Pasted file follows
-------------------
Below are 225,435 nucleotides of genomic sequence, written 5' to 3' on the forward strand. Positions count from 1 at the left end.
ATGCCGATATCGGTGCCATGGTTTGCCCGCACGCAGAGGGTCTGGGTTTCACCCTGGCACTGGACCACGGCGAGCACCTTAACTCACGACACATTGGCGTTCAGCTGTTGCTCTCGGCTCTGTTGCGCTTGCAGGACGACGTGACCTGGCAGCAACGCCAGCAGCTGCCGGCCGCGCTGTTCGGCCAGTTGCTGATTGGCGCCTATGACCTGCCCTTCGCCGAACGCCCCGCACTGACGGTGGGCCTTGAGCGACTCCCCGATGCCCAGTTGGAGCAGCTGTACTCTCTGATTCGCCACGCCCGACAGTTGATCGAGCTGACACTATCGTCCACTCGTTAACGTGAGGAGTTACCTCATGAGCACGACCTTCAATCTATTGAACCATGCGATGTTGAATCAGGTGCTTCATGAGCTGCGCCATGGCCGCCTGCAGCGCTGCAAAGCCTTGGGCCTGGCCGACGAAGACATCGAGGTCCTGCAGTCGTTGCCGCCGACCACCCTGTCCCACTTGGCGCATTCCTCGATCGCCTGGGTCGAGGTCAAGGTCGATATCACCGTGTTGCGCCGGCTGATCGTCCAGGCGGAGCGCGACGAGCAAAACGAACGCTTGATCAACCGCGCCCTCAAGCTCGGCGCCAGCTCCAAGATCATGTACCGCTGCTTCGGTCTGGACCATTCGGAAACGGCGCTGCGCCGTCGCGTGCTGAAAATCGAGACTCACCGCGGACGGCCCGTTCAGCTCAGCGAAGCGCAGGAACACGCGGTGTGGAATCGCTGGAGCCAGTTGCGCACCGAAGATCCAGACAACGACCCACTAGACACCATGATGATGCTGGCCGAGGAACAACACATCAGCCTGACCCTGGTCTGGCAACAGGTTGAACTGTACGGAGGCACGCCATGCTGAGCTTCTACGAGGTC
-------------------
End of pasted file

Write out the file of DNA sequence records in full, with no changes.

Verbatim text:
Below are 225,435 nucleotides of genomic sequence, written 5' to 3' on the forward strand. Positions count from 1 at the left end.
ATGCCGATATCGGTGCCATGGTTTGCCCGCACGCAGAGGGTCTGGGTTTCACCCTGGCACTGGACCACGGCGAGCACCTTAACTCACGACACATTGGCGTTCAGCTGTTGCTCTCGGCTCTGTTGCGCTTGCAGGACGACGTGACCTGGCAGCAACGCCAGCAGCTGCCGGCCGCGCTGTTCGGCCAGTTGCTGATTGGCGCCTATGACCTGCCCTTCGCCGAACGCCCCGCACTGACGGTGGGCCTTGAGCGACTCCCCGATGCCCAGTTGGAGCAGCTGTACTCTCTGATTCGCCACGCCCGACAGTTGATCGAGCTGACACTATCGTCCACTCGTTAACGTGAGGAGTTACCTCATGAGCACGACCTTCAATCTATTGAACCATGCGATGTTGAATCAGGTGCTTCATGAGCTGCGCCATGGCCGCCTGCAGCGCTGCAAAGCCTTGGGCCTGGCCGACGAAGACATCGAGGTCCTGCAGTCGTTGCCGCCGACCACCCTGTCCCACTTGGCGCATTCCTCGATCGCCTGGGTCGAGGTCAAGGTCGATATCACCGTGTTGCGCCGGCTGATCGTCCAGGCGGAGCGCGACGAGCAAAACGAACGCTTGATCAACCGCGCCCTCAAGCTCGGCGCCAGCTCCAAGATCATGTACCGCTGCTTCGGTCTGGACCATTCGGAAACGGCGCTGCGCCGTCGCGTGCTGAAAATCGAGACTCACCGCGGACGGCCCGTTCAGCTCAGCGAAGCGCAGGAACACGCGGTGTGGAATCGCTGGAGCCAGTTGCGCACCGAAGATCCAGACAACGACCCACTAGACACCATGATGATGCTGGCCGAGGAACAACACATCAGCCTGACCCTGGTCTGGCAACAGGTTGAACTGTACGGAGGCACGCCATGCTGAGCTTCTACGAGGTC